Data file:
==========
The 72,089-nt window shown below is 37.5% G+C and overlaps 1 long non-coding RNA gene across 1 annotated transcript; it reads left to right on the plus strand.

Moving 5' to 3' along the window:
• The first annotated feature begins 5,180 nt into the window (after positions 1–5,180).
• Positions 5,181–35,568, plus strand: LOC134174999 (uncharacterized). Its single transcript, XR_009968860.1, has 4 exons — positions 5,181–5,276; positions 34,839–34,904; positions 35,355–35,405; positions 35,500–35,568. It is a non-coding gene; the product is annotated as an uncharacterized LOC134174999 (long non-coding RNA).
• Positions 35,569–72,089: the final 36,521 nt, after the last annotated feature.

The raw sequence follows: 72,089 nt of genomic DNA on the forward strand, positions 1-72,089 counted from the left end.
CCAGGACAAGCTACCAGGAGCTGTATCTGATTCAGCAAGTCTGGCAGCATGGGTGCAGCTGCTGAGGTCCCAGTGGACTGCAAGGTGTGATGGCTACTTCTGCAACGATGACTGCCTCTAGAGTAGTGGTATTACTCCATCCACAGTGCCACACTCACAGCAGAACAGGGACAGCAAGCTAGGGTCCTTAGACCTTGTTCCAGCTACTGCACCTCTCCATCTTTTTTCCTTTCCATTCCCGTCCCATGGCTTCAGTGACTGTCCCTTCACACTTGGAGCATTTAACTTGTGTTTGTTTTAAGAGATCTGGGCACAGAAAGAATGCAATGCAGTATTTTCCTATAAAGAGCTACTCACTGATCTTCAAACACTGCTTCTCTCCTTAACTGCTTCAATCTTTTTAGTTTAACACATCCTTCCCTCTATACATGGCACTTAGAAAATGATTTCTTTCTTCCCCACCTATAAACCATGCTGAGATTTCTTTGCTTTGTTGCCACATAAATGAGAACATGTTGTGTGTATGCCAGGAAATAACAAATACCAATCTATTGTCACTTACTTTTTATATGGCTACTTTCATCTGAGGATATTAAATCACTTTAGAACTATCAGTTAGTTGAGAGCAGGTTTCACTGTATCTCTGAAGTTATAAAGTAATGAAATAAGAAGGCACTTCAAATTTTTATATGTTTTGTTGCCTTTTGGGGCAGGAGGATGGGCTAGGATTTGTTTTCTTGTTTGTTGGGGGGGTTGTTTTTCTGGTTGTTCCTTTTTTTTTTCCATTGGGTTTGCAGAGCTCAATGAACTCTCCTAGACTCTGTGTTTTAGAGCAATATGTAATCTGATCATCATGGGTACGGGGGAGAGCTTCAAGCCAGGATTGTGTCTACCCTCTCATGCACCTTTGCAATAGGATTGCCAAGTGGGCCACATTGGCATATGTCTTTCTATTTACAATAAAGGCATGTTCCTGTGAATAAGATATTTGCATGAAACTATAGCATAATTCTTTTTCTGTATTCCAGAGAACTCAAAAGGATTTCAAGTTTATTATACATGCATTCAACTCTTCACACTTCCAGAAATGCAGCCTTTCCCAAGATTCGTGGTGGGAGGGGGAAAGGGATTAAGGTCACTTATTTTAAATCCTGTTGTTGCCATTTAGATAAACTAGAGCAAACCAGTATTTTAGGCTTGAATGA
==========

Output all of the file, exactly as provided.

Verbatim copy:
The 72,089-nt window shown below is 37.5% G+C and overlaps 1 long non-coding RNA gene across 1 annotated transcript; it reads left to right on the plus strand.

Moving 5' to 3' along the window:
• The first annotated feature begins 5,180 nt into the window (after positions 1–5,180).
• Positions 5,181–35,568, plus strand: LOC134174999 (uncharacterized). Its single transcript, XR_009968860.1, has 4 exons — positions 5,181–5,276; positions 34,839–34,904; positions 35,355–35,405; positions 35,500–35,568. It is a non-coding gene; the product is annotated as an uncharacterized LOC134174999 (long non-coding RNA).
• Positions 35,569–72,089: the final 36,521 nt, after the last annotated feature.

The raw sequence follows: 72,089 nt of genomic DNA on the forward strand, positions 1-72,089 counted from the left end.
CCAGGACAAGCTACCAGGAGCTGTATCTGATTCAGCAAGTCTGGCAGCATGGGTGCAGCTGCTGAGGTCCCAGTGGACTGCAAGGTGTGATGGCTACTTCTGCAACGATGACTGCCTCTAGAGTAGTGGTATTACTCCATCCACAGTGCCACACTCACAGCAGAACAGGGACAGCAAGCTAGGGTCCTTAGACCTTGTTCCAGCTACTGCACCTCTCCATCTTTTTTCCTTTCCATTCCCGTCCCATGGCTTCAGTGACTGTCCCTTCACACTTGGAGCATTTAACTTGTGTTTGTTTTAAGAGATCTGGGCACAGAAAGAATGCAATGCAGTATTTTCCTATAAAGAGCTACTCACTGATCTTCAAACACTGCTTCTCTCCTTAACTGCTTCAATCTTTTTAGTTTAACACATCCTTCCCTCTATACATGGCACTTAGAAAATGATTTCTTTCTTCCCCACCTATAAACCATGCTGAGATTTCTTTGCTTTGTTGCCACATAAATGAGAACATGTTGTGTGTATGCCAGGAAATAACAAATACCAATCTATTGTCACTTACTTTTTATATGGCTACTTTCATCTGAGGATATTAAATCACTTTAGAACTATCAGTTAGTTGAGAGCAGGTTTCACTGTATCTCTGAAGTTATAAAGTAATGAAATAAGAAGGCACTTCAAATTTTTATATGTTTTGTTGCCTTTTGGGGCAGGAGGATGGGCTAGGATTTGTTTTCTTGTTTGTTGGGGGGGTTGTTTTTCTGGTTGTTCCTTTTTTTTTTCCATTGGGTTTGCAGAGCTCAATGAACTCTCCTAGACTCTGTGTTTTAGAGCAATATGTAATCTGATCATCATGGGTACGGGGGAGAGCTTCAAGCCAGGATTGTGTCTACCCTCTCATGCACCTTTGCAATAGGATTGCCAAGTGGGCCACATTGGCATATGTCTTTCTATTTACAATAAAGGCATGTTCCTGTGAATAAGATATTTGCATGAAACTATAGCATAATTCTTTTTCTGTATTCCAGAGAACTCAAAAGGATTTCAAGTTTATTATACATGCATTCAACTCTTCACACTTCCAGAAATGCAGCCTTTCCCAAGATTCGTGGTGGGAGGGGGAAAGGGATTAAGGTCACTTATTTTAAATCCTGTTGTTGCCATTTAGATAAACTAGAGCAAACCAGTATTTTAGGCTTGAATGA